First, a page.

Thursday, December 21, 2006

Yahoo! Sign-in Seal - what exactly does this accomplish?

I'm no security expert here, but I like to think things through. Yahoo! has a feature which is, it seems, a few months old. But it's new to me. It allows you to create a custom image - here I've made one that says "yahoo sucks!" - and every time you access a Yahoo! login screen, you see the image and know it's legit.

It took me, as a semi-regular Yahoo! user, a few months to even notice the little plug for this feature on the Yahoo! login page. I don't often look around at the various graphics on login pages, since they're usually cluttered with ads and help for users without accounts. Now that I've set a witty statement as my sign-in seal, I may notice it more. But if it didn't show up, or an error displayed where the sign-in seal used to be saying "sign-in seal temporarily unavailable", would I suspect a phishing scam? Would most users?

Yahoo! uses some interesting methods to store the reference to the image. I was at first concerned that simply deleting cookies or the browser cache would result in a broken seal, but Yahoo! took precautions.

But Yahoo! doesn't seem certain about the reliability of their security feature:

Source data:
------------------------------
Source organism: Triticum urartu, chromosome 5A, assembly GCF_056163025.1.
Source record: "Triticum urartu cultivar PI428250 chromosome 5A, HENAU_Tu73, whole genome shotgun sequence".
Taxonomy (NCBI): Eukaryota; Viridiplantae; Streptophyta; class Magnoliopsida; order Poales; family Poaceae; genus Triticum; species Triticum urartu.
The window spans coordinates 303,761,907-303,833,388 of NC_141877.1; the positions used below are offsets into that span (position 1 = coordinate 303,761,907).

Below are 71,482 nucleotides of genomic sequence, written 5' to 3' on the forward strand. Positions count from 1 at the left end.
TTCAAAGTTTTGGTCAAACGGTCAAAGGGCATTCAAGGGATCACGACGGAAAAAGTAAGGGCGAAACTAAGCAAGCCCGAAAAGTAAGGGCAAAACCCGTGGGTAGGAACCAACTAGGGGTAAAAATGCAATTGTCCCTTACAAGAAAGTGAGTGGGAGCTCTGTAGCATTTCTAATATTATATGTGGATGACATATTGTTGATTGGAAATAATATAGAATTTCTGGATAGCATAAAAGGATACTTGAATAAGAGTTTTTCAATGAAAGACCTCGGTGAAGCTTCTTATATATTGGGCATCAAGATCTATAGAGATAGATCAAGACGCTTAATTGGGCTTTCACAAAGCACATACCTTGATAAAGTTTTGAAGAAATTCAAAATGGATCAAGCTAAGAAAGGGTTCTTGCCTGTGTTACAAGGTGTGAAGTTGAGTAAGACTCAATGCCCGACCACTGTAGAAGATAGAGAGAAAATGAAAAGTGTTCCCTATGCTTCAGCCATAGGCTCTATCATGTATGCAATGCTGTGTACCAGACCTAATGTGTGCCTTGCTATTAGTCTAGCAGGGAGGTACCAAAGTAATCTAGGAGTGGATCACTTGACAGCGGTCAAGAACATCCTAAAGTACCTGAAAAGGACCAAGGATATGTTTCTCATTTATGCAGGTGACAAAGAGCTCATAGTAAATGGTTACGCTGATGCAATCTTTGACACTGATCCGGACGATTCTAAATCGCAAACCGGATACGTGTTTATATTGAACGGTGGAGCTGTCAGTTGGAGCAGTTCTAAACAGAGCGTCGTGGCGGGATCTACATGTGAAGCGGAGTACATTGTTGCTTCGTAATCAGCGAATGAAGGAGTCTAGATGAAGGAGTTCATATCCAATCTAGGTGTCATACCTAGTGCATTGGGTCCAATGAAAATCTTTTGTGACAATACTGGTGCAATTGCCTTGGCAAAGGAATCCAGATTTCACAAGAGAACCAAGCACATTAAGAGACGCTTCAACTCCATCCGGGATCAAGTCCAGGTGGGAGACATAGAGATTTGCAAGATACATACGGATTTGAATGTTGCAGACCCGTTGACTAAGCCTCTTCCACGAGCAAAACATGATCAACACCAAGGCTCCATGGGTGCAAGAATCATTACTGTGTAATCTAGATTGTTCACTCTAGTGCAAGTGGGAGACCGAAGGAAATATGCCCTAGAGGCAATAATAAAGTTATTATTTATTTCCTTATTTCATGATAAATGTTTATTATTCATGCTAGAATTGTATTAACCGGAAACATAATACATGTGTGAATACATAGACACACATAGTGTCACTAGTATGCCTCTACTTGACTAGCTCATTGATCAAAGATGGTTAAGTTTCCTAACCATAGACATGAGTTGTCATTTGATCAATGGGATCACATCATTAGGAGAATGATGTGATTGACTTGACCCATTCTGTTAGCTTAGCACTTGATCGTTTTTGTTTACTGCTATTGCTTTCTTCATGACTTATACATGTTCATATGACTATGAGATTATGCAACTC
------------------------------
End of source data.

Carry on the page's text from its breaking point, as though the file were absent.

What if I don't see my sign-in seal?

You could be on a fraudulent site, but there might be other reasons why you can't see it. For example, someone else using your computer may have deleted or changed your seal, your cookies or files on your computer may have been deleted, or you're using a partner or international Yahoo! site (like BT Yahoo! or Yahoo! India). To be safe, look for these other clues to make sure you're on a genuine Yahoo! sign-in screen.

Yahoo! is too quick to list other explanations to the missing sign-in seal. If a user has taken the time to look up Yahoo!'s help information about their missing seal, the company could at least provide them with a link to some more information on phishing and how to avoid being scammed. This brief explanation contains no links, nothing to do other than "look for these other clues" and then log in and hope for the best.